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Catherine of Braganza

Catherine of Braganza

Catherine of Braganza

Catherine of Braganza was born on the 25th November 1638, at the Ducal Palace of Vila Vicosa in Alentego, Portugal to parents John, Duke of Braganza and Luisa de Guzman.

In 1640, her father John, the Duke of Braganza accepted the crown of Portugal, and became King John IV of Portugal.

On the 23rd June 1661, a contract of marriage was signed, and Catherine of Braganza and Charles II were married by proxy, on the 23rd April 1662 in Lisbon.

The terms of the contract, meant England obtained Tangiers, the Seven islands of Bombay, trading privileges in Brazil and East Indies, plus two million Portuguese crowns.  In return Portugal obtained military and naval support against Spain.

On the 21st May 1662, Catherine of Braganza married King Charles Ii, in two ceremonies; one a private Catholic service, the other a public Anglican service.

It wasn’t long before Catherine realised Charles had a number of mistresses, and marriage or no marriage they were here to stay.

One Barbara Palmer, mistress to King Charles II was appointed “Lady of the Bedchamber” to Queen Catherine.  Inspite of her objections, Charles had no intentions of changing his mind, and Catherine had to agree with the wishes of her husband and king.

The King’s advisors had put forward, he should seek divorce, for after twelve years of marriage, his Queen had not bore him a son and heir, he rejected the suggestion.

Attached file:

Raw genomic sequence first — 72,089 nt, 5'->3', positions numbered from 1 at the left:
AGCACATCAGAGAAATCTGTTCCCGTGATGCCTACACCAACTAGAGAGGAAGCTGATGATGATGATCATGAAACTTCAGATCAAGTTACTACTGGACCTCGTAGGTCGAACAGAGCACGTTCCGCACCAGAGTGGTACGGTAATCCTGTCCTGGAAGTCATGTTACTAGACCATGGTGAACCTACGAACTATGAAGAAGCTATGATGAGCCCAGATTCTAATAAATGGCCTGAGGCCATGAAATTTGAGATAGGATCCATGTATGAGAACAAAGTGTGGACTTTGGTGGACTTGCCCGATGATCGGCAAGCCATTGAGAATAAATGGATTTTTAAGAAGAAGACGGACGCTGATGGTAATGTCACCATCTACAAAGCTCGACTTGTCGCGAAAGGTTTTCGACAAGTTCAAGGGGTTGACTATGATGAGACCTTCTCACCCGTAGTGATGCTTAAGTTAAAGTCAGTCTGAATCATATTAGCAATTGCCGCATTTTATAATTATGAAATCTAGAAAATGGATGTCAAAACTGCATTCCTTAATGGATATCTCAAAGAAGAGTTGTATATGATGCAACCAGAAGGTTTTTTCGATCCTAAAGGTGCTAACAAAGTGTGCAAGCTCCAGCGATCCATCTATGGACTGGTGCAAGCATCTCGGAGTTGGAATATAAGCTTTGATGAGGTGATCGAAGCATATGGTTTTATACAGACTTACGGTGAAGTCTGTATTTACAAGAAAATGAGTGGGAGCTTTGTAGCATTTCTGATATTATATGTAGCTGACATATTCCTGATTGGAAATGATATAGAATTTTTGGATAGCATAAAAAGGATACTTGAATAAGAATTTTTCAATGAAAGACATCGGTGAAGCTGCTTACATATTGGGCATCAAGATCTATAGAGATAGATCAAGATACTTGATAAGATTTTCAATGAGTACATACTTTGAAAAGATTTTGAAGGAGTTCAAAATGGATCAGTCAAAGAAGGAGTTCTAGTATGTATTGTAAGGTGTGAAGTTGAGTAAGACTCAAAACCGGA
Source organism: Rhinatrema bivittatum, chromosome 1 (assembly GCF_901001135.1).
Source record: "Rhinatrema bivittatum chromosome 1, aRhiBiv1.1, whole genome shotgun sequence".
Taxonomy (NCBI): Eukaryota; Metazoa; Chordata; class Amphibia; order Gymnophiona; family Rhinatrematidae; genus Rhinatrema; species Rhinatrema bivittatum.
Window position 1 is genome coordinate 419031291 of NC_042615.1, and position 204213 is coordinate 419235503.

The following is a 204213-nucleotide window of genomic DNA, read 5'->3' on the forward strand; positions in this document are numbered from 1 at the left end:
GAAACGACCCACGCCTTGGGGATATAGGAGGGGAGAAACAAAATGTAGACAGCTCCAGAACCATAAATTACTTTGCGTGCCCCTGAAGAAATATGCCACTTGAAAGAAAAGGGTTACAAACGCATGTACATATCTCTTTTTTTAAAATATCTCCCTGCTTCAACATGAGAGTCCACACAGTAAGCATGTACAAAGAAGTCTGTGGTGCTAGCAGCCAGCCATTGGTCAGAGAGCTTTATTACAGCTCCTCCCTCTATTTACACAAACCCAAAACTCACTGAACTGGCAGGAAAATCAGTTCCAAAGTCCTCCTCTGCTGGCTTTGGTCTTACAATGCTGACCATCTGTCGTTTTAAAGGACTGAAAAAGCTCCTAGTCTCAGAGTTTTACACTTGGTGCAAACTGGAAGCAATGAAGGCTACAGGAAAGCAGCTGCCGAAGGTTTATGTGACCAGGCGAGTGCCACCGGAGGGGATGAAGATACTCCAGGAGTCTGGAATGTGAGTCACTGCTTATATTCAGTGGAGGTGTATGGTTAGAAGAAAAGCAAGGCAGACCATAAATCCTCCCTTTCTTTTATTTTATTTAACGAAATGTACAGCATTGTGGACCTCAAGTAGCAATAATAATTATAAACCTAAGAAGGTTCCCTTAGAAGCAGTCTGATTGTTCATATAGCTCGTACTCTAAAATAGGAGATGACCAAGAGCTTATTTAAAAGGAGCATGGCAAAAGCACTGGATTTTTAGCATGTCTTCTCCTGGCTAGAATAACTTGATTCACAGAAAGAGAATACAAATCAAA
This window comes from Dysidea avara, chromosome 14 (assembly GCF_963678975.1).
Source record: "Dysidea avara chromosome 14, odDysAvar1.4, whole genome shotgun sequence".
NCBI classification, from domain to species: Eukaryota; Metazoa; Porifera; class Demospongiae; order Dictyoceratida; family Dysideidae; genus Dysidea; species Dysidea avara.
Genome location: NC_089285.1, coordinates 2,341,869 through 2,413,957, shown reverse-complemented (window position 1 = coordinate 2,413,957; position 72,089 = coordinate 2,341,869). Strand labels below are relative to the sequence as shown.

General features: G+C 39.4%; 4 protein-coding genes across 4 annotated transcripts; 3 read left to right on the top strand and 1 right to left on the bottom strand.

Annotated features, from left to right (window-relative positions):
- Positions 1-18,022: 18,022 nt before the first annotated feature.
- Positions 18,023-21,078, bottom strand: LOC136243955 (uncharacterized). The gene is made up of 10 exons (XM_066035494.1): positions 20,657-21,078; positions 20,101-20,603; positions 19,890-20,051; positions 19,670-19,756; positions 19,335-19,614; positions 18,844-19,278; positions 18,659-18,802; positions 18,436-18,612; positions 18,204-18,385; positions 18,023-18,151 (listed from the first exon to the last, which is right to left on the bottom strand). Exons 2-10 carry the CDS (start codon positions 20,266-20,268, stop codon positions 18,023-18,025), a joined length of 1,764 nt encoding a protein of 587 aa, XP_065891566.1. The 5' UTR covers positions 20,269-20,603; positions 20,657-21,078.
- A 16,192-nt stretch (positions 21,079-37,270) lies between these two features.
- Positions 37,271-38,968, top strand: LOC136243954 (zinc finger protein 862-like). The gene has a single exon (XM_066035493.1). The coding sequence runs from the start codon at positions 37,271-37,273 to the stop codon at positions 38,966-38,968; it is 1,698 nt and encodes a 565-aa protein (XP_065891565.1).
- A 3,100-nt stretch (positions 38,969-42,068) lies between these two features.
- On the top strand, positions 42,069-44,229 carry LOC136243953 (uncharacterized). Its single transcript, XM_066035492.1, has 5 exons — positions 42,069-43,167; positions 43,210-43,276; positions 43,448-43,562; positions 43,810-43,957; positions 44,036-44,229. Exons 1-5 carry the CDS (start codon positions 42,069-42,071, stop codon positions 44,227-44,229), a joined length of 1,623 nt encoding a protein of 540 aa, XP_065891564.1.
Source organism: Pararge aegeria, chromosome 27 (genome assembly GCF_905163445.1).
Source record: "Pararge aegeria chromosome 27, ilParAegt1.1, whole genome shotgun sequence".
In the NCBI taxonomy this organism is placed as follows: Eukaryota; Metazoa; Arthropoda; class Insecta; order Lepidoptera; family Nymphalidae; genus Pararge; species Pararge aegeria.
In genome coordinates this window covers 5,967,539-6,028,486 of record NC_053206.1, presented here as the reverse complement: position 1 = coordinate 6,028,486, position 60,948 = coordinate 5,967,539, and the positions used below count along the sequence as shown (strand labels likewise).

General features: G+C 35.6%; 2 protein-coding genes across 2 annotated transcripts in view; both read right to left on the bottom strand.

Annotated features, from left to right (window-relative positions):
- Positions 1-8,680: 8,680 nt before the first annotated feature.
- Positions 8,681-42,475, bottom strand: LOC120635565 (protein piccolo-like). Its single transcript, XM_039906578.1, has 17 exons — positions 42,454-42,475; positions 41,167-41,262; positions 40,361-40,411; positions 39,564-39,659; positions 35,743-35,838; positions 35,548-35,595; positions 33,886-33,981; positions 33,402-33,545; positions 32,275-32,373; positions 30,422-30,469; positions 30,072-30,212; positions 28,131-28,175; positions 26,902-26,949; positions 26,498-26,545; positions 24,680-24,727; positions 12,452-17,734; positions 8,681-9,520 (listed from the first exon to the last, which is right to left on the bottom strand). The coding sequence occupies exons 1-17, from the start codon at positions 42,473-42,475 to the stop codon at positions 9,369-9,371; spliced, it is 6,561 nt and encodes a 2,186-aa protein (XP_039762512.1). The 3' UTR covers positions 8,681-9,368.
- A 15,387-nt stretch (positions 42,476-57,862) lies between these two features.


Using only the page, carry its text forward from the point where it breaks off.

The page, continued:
In 1675, English Catholics were ordered out of England, and Catherine a Catholic had no priest to confide in.

Francisco de Mello, became her Lord Chamberlain, but in 1676 was sent packing, for the printing of a catholic Book.  Catherine was isolated from her Catholic faith.

Charles passed away on the 6th February 1685, and Catherine expressed great grief at his death.  She remained in England, residing at Somerset House, being godmother to James Francis Edward, son of James II.

During the reign of William III and Mary II Parliament introduced a bill, which limited the number of Catholic servants she could employ.

In March of 1699, Catherine returned to her homeland of Portugal, becoming tutor to Prince John, son of the recently deceased Maria Sofia of Neuburg.

In 1703, she was one of the supporters in the “Treaty of Methuen” between Portugal and England.

In 1701 and 1704-05, she acted as Regent for Peter III, her brother.

On the 31st December 1705, Catherine of Braganza died at Bemposta Palace in Lisbon, and was buried at the Monastery of Sao Vicente de Fora, Lisbon, the Royal Pantheon of the Braganza Dynasty.

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